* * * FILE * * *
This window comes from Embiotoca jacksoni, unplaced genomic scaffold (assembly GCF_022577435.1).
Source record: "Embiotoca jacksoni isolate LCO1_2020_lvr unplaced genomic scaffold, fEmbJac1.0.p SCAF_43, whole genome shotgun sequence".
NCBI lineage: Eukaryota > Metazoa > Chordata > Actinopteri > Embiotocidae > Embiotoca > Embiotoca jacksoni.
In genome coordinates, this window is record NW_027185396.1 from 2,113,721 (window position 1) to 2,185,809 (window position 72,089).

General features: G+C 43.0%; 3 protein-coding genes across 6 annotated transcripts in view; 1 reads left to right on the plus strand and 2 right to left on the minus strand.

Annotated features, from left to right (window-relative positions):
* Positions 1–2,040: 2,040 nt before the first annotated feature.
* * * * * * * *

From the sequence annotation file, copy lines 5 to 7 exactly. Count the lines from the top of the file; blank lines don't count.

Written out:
General features: G+C 43.0%; 3 protein-coding genes across 6 annotated transcripts in view; 1 reads left to right on the plus strand and 2 right to left on the minus strand.

Annotated features, from left to right (window-relative positions):
* Positions 1–2,040: 2,040 nt before the first annotated feature.